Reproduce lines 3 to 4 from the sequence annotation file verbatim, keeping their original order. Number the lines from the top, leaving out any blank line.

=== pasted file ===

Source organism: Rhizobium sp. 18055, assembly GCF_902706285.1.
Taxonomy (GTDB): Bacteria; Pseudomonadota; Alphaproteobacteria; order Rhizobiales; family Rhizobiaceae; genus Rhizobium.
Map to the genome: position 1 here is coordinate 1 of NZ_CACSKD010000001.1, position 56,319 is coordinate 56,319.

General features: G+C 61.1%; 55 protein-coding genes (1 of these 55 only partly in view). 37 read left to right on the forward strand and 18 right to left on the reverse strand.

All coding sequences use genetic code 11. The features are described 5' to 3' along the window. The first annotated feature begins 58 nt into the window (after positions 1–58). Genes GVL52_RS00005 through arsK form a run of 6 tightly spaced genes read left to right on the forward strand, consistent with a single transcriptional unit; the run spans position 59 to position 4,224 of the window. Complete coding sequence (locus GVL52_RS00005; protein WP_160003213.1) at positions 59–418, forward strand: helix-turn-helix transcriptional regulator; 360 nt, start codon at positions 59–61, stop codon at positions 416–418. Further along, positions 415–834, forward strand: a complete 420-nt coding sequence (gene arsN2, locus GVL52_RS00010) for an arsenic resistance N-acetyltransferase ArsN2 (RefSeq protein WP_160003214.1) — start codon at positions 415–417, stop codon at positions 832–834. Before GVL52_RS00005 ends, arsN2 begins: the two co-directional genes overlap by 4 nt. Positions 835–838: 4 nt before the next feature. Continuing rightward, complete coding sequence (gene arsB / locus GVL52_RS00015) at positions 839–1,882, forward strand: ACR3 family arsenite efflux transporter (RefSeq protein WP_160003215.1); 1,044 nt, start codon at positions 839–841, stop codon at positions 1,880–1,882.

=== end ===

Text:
Map to the genome: position 1 here is coordinate 1 of NZ_CACSKD010000001.1, position 56,319 is coordinate 56,319.

General features: G+C 61.1%; 55 protein-coding genes (1 of these 55 only partly in view). 37 read left to right on the forward strand and 18 right to left on the reverse strand.